If you are pregnant, you will hear plenty of old wives’ tales, from ways to determine a baby’s sex to tricks for inducing labor. But be especially wary of myths and misinformation about weight gain and pregnancy.
Women whose heavy periods interfere with work, social activities or exercise need to see a doctor. If no serious problem is found, new treatments can drastically reduce bleeding and make life much easier. Hysterectomy is not the only solution. Depending on what is causing the issue, your doctor might recommend tranexamic acid, an over-the-counter remedy, … Read More
Health. It’s the way to enjoy your life. Our experts offer nine ways to take care of yourself and partner up with your doctor. Eat like a champion For good health, avoid saturated fats, cholesterol, refined carbs and sugars and trans fats. These foods can cause chronic inflammation — a normal bodily process gone awry … Read More
Pregnancy often comes with mixed emotions. For every moment of anticipation, there may be a moment of anxiety. For some women, anxiety rises with prenatal genetic screenings — tests that can help identify genetic abnormalities before a baby’s birth. Rocio Moran, MD, a clinical geneticist in Cleveland Clinic’s Center for Personalized Genetic Healthcare, understands those … Read More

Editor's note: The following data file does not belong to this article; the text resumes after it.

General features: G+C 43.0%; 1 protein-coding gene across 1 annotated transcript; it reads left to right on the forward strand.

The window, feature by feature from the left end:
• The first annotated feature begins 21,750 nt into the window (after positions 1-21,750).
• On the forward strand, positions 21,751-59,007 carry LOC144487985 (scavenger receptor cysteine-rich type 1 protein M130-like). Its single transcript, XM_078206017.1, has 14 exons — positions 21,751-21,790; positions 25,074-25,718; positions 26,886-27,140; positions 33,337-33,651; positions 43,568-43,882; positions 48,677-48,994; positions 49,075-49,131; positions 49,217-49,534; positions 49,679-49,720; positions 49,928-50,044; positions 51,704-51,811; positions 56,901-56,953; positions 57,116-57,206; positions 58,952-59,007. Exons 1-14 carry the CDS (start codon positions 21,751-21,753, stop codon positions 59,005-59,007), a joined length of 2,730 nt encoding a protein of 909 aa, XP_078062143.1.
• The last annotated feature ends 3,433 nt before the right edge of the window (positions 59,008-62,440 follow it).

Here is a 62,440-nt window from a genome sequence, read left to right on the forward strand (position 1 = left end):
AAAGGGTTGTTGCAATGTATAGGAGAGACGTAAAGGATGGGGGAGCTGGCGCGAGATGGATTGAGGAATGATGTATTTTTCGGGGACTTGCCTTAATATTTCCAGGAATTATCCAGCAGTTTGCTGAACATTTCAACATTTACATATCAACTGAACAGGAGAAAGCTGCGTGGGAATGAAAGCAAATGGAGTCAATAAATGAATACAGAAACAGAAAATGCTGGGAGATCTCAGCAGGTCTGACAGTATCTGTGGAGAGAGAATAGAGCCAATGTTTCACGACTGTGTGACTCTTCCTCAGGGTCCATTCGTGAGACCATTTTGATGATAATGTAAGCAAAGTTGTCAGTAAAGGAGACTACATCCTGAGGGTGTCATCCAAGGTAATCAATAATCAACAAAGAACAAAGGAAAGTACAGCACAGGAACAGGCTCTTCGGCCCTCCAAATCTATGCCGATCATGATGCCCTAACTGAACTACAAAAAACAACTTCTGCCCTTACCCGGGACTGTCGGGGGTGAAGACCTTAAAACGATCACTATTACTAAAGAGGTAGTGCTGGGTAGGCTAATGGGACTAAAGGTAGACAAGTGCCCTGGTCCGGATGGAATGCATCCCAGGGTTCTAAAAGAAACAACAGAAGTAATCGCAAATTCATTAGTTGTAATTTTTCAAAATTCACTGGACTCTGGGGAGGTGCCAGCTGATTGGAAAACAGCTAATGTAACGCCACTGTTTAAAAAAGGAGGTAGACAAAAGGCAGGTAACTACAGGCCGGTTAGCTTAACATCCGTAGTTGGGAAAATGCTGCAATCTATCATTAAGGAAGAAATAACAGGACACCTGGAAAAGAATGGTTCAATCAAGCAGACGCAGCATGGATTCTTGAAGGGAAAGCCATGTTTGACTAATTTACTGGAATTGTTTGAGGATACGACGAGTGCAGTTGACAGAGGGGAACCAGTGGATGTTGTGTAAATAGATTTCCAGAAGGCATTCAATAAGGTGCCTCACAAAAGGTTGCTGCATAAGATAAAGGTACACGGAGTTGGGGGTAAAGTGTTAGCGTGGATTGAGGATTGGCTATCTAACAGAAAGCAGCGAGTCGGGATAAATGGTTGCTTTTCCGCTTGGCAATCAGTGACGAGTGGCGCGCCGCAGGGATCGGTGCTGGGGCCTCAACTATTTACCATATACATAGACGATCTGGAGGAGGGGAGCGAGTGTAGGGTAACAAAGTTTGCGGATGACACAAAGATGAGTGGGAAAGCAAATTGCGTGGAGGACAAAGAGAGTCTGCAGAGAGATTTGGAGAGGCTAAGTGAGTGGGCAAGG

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Contributor: Vincent Tuohy, PhD Vaccines are the most powerful intervention in medical history. Consider polio, which was virtually eradicated from the United States within a 20-year period. Our country’s childhood vaccine program is effective at targeting 16 different pathogens, including measles and chickenpox. But the immunization schedule stops at age 13. The next planned vaccination, … Read More
The American Academy Of Pediatrics is reaffirming its recommendation of exclusively breast-feeding for about the first six months of a baby’s life, and beyond. They cite a growing list of health benefits as the basis of the recommendation. Coe Bell did not help put the guidelines together but is a lactation consultant at Cleveland Clinic. … Read More
The U.S. Preventative Services Task Force and the American Cancer Society recently released new guidelines on cervical cancer screenings. The most surprising thing that came from the change? It is now suggested that women under 21 shouldn’t be tested. Elisa Ross, MD, gynecologist at Cleveland Clinic, says this is because of the test’s parameters, which … Read More